Everyone who has sailed a few times will have experienced it. You are having fun sailing relatively fast. The boat is heeled more than it should and you are pulling the tiller to keep her on course. Suddenly… a gust! And then other weird things start to happen. You are not heeling anymore but struggling to control the boat and not be thrown overboard. For some unknown reason, the boat is now possessed by an evil and disobedient spirit and not under your command anymore. She wants to turn into the wind no matter how hard you try to stop her.
If you have not yet experienced this apparition before, I’m sure ‘It’ will come to you one day. So, what kind of supernatural force is taking over? Let’s call it the omnipresent weather helm! This is the opposite of the lee helm, an attempt of extra-terrestrial forces to turn the boat away from the wind.
Why does it happen?
What is the origin of such a mysterious entity? Some will say that there is nothing supernatural in it, and that it is the pure result of simple physics. This is the story that they will tell you:
When a sailboat is not heeling too much and the mast is almost upright, the hull cuts the water in a nearly symmetrical way. This symmetry produces similar hydrodynamic forces on both sides, and therefore there is no strong tendency to turn it to any side. However, this symmetry is lost when the boat is heeled. This occurs because a heeled boat has a lot more of the lee side of the hull submerged than of the windward side, and this produces a turning moment that pulls her into the wind. More importantly, when the boat is heeling only slightly, the centre of the aerodynamic force pulling the sails (centre of effort, CE) is almost along the boat’s centreline (only slightly to the lee side). However, when the boat is heeling heavily, the sails are over the water. If you think that the centre of this force is somewhere between the foot of the sail and the head, then it is easy to see that the more she heels, the further to the lee side the force will go. The increase in the arm of the force results in a turning moment that will swing the boat into the wind. In addition, heeling will put the rudder in an awkward (non-vertical) and less efficient position, making it hard for you to steer the boat away from the wind.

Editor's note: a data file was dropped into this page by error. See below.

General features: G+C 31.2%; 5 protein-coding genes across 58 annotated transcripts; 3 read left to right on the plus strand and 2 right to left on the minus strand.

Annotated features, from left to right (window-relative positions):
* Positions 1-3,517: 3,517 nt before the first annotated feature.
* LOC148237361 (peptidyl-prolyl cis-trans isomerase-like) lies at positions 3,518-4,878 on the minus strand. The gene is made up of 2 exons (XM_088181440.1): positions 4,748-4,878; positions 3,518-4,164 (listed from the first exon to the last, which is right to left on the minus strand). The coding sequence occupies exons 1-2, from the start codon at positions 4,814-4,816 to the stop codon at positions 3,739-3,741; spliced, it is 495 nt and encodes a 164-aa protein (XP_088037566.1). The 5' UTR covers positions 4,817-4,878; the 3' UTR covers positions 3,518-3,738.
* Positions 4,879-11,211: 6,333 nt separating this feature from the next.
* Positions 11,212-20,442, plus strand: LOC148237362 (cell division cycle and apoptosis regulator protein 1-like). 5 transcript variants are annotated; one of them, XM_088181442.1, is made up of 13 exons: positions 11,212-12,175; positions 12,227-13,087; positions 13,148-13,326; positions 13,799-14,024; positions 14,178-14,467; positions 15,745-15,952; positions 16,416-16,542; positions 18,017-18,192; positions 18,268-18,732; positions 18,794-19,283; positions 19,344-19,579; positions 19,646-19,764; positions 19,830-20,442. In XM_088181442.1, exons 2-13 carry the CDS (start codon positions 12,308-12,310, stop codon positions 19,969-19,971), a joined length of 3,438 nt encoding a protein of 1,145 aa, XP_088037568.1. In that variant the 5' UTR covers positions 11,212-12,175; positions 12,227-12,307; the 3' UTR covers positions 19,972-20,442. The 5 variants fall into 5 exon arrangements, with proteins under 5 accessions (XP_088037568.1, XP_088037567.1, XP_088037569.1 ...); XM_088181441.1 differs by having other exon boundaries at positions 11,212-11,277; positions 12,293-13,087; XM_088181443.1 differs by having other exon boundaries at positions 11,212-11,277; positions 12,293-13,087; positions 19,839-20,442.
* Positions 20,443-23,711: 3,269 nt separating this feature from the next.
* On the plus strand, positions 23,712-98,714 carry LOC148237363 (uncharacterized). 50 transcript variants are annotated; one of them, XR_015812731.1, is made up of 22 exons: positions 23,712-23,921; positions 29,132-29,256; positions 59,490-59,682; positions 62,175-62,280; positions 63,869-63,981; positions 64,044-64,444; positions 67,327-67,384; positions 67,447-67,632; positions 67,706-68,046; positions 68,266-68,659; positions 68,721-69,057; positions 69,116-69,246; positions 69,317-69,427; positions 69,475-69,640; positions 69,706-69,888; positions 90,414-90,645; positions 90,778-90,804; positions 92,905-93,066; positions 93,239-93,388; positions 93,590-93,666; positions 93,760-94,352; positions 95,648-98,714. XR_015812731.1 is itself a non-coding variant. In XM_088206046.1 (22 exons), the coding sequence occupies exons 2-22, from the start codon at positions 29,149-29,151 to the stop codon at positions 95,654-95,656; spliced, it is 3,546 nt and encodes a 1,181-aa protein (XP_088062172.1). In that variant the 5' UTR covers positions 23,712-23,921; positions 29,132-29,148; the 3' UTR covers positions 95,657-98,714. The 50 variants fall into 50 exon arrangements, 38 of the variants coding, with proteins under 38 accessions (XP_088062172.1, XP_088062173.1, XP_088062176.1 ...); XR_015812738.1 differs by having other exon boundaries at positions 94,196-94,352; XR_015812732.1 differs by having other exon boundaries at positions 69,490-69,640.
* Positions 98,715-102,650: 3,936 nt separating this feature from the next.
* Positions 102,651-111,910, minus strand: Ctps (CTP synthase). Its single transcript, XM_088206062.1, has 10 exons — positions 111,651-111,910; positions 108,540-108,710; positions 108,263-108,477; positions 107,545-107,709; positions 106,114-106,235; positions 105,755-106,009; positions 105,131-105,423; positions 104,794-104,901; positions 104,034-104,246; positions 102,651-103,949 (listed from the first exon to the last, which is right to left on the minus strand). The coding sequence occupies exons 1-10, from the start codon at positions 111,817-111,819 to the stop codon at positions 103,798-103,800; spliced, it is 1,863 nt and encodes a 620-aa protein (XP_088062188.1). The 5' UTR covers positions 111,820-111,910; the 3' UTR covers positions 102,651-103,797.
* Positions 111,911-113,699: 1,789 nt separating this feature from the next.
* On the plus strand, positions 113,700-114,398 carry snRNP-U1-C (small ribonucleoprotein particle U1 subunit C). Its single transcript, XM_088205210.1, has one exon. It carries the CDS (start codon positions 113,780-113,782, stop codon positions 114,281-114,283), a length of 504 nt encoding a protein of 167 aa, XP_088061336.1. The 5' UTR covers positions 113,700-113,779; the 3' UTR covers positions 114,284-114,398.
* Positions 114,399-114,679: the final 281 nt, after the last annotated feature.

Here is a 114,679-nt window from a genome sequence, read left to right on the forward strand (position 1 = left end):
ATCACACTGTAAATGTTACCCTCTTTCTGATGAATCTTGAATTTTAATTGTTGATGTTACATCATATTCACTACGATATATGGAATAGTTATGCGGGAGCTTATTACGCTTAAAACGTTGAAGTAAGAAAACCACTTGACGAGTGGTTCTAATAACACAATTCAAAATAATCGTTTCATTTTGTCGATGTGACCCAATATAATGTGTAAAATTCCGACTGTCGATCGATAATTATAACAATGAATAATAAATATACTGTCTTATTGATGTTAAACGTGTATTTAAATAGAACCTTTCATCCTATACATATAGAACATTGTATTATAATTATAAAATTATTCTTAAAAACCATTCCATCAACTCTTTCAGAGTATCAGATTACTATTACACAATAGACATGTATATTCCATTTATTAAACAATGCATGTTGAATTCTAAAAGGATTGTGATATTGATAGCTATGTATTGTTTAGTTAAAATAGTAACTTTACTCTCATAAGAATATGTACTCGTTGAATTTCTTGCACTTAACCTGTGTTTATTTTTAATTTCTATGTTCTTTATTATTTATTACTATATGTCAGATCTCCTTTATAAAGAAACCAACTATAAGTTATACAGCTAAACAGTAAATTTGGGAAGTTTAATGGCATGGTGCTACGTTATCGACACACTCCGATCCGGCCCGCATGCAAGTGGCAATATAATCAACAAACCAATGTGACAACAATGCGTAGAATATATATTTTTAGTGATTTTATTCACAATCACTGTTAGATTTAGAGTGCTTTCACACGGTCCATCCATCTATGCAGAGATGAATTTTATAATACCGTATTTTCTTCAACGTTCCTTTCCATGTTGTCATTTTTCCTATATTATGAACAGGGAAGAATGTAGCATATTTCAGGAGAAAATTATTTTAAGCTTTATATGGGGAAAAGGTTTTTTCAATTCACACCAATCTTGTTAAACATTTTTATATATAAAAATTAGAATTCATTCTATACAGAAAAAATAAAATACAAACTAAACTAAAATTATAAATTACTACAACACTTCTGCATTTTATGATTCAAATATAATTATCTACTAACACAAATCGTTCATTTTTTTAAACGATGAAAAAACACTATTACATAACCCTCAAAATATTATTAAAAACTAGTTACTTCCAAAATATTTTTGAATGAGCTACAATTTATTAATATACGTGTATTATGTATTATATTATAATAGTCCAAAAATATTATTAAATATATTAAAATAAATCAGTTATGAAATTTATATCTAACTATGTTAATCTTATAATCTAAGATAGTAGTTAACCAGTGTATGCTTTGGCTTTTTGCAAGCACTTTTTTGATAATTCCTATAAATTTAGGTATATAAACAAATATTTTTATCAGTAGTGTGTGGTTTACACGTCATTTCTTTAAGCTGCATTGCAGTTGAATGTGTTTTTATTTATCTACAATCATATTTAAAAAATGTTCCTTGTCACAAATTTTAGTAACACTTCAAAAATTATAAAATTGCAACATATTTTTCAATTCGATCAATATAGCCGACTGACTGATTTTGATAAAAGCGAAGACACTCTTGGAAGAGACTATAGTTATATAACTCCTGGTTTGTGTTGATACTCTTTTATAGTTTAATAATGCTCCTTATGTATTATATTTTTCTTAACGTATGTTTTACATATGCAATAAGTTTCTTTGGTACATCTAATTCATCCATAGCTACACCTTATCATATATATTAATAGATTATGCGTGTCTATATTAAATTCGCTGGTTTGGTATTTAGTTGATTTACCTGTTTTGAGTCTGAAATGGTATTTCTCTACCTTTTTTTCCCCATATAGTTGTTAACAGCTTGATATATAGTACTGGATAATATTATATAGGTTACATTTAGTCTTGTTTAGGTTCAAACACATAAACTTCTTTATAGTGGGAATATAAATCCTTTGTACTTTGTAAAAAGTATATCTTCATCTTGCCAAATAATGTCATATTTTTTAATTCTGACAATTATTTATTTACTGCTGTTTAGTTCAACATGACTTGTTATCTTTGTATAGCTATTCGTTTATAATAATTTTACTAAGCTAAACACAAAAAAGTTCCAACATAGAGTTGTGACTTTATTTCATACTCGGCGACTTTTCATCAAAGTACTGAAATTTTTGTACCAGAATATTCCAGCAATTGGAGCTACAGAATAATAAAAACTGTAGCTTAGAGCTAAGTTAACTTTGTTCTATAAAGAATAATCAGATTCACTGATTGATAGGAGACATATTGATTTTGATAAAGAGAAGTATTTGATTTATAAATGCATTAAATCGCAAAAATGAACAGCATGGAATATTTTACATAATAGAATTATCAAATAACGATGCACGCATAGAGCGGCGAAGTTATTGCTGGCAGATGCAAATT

Blah, blah, blah. Don’t listen to them! This is all about evil spirits trying to sink your boat.
How to avoid it?
There are few things that you can do to save you from the deep darkness of the weather helm. The most urgent action is to reduce heeling, and the best way to do it is to reef the main. Reef whenever you remotely suspect that you will need it. While on light racing yachts and dinghies heeling can be reduced by moving people to the windward side, this will make no significant effect on heavy cruising boats. In this case, the best salvation to the weather helm is: don’t let It come by having appropriate and well-balanced sail area. As soon as you start feeling ‘Its’ presence (you will feel the helm getting heavy, starting to be pulled by that invisible force), then it’s time to reef. Reefing will reduce the forces on the sails and heeling. It may sound counter-intuitive, but reefing an overly heeled boat can actually improve speed. This happens because heeling causes a lot of unnecessary drag that slows the boat down.